The current show of Trinity Rep's 51st season is the 1963 Tony Award winning "Barefoot in the Park" by Neil Simon. The show follows the lives of two newlyweds, Corie and Paul Bratter as they start their lives in a 5th floor Brownstone walk up on 48th Street in New York City. They continually have to climb up six wheezing flights to get there. They also have no furniture, there is no room for a double bed, the paint job is all wrong, there's no heat and it's February, and their bohemian neighbor is only able to access his padlocked apartment via their window ledge. What results is a shimmering tale of two people coming to terms with loving each other for who they are, and accepting each other for who they are not. When Paul fails to grasp the romance of their quirky living situation, Corie begins to fear her husband is a stuffed shirt. Director Michael Perlman directs and blocks this 1960's Neil Simon comedy perfectly. He obtains astounding performances from real life engaged couple Rebecca Gibel and Charlie Thurston, who play opposite each other for the first time since officially joining the Trinity Rep resident acting company last season. This terrific comedy receives the thunderous standing ovation it so richly deserves, making it one of the must see shows of the season.
"I am drawn to the characters in this play," notes director Michael Perlman. "Simon's language works so well. He creates a space to investigate these people to find their humanity and discover what makes them relatable". Perlman makes Rebecca and Charlie delve into these two characters and bring their emotions to the surface in jubilant performances, capturing the hearts of the audience. Michael also did a marvelous job directing "Veronica Meadows" last season at Trinity Rep. The gorgeous inside and outside facade of the brownstone apartment set is by Daniel Zimmerman while the lovely 1960's costumes are by Toni Spadafora. Daniel creates the outside of the building with a ledge that Charlie performs a phenomenal pratfall on. It slides off when the interior scenes begin. The leading lady, Rebecca Gibel is an energetic actress who plays the whole spectrum of emotions and can do so in a split second. She enters gangbusters in the first scene and runs the gamut of emotions as Corie especially in the argument scene where she goes from hysterical to angry to sad with impeccable timing and finesse. Rebecca's line delivery as this newly married woman is splendid and the goulash eating scene is hilarious as is her treatment of Paul. She also shines in her monologues and is one of the best Corie's I have ever seen.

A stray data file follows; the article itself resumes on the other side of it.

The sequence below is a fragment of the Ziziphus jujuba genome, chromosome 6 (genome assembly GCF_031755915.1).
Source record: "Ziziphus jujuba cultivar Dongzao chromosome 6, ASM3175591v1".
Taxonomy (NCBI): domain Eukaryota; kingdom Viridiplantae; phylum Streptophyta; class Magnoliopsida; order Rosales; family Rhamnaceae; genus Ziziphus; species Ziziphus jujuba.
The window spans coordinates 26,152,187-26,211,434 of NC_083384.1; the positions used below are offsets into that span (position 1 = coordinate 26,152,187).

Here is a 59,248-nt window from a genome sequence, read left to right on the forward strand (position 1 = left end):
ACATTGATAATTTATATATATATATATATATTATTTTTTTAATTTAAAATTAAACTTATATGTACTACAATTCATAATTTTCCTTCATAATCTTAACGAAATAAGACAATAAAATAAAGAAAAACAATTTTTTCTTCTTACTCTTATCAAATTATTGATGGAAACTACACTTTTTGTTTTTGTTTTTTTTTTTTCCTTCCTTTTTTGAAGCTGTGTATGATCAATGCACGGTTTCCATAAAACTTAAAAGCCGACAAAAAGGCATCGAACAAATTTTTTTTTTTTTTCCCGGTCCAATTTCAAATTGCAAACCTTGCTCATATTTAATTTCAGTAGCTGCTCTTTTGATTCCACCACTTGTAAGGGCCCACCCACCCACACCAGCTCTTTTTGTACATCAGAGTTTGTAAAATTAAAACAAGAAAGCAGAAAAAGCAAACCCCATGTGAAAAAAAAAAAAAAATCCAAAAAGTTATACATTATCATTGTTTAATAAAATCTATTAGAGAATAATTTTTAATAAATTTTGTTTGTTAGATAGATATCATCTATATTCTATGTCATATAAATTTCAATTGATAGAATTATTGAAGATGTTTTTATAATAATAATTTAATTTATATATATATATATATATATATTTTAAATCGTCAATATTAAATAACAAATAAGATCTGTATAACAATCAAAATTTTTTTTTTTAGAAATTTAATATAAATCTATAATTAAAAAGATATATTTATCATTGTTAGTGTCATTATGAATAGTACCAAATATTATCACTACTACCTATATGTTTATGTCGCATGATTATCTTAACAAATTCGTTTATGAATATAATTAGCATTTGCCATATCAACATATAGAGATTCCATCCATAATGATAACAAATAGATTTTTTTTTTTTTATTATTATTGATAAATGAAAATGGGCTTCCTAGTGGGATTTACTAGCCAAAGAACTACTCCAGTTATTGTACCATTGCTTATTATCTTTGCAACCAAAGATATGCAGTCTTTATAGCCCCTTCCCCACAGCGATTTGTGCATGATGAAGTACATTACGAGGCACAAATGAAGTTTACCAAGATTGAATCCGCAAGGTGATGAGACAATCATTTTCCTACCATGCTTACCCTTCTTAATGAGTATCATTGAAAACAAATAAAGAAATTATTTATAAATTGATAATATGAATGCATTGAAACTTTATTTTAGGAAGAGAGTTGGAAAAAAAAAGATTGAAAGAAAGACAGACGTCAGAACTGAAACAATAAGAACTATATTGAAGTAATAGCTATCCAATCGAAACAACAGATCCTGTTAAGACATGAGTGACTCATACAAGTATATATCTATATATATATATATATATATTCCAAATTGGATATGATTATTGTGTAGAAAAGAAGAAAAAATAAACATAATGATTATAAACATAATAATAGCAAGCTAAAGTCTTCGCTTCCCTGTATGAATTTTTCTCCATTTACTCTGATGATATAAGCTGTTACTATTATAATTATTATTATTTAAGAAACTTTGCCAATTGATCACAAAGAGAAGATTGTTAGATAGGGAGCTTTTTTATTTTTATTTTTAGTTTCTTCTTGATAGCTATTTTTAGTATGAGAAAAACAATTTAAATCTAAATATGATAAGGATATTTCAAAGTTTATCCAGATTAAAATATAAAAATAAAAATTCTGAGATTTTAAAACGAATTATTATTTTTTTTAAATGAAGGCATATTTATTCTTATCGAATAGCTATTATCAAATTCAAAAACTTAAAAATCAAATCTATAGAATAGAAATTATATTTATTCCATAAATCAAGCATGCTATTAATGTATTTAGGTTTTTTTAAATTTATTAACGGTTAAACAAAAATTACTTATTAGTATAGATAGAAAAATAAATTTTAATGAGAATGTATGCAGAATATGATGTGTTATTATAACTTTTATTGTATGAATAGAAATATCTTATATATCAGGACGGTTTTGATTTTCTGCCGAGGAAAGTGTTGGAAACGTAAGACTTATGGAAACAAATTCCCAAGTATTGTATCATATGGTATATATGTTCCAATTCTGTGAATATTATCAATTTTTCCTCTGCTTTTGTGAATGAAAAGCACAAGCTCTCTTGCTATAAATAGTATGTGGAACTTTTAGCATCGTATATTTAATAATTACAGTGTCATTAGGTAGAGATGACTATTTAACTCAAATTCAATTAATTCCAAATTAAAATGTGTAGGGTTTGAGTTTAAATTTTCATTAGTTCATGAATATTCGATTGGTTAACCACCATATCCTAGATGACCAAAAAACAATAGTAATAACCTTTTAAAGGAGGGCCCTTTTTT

Her leading man,Charlie Thurston does a terrific job with his portrayal of this harried newly wed man trying to please his young bride. His entrances into the apartment are performed with some astonishing pratfalls and a split. He also tumbles over the sofa and under the coffee table, reminding you of a modern day Dick Van Dyke. Their argument scene is serious at first and then hilarious with Rebecca crying and Charlie trying to sleep on the sofa only to have it snow on him. During the drunk scene he keeps chasing her around the room and never catching her. Paul finally gives in to Corie's begging him to try new things, by finally running through the park barefoot in the freezing cold and climbing onto the ledge to declare his love for her at last. She joins him on the ledge as they joyfully reunite as "Can't Help Falling in Love with You" plays at the close of the show. Rebecca and Charlie have marvelous chemistry onstage as well as off, capturing the essence of these characters, creating a fun filled comedy for audiences to savor and enjoy.
Phyllis Kaye is magnificent as Ethel Banks, Corie's mother. She steals many a scene whether she is climbing the six flights of stairs, delivering rapid fire one liners or choking on the exotic gourmet food. Phyllis' comic timing is divine especially when she comes to after Paul carries her up the six flights of stairs and also when she appears in the final scene is a strange bathrobe and slippers unable to remember what happened to her. The crazy upstairs Hungarian neighbor, Victor Velasco is excellently played by Stephen Berensen. His funny accent is hilarious as are his womanizing ways and wacky behavior. The eating of the gourmet food is hysterical and boosting Corie up to fix the radiator while giving her a cheap feel is, too. Stephen and Phyllis' crazy antics won many laughs all night long. Rounding out the cast as the beer loving telephone repair man is Uche Elueze who wins laughs when he installs the phone in Act 1 and repairing it in Act 3. So for a fantastic Neil Simon comedy that is as fresh now as it was back in 1963, be sure to catch "Barefoot in the Park" at Trinity Rep. You will definitely leave the theater laughing uproariously. Tell them Tony sent you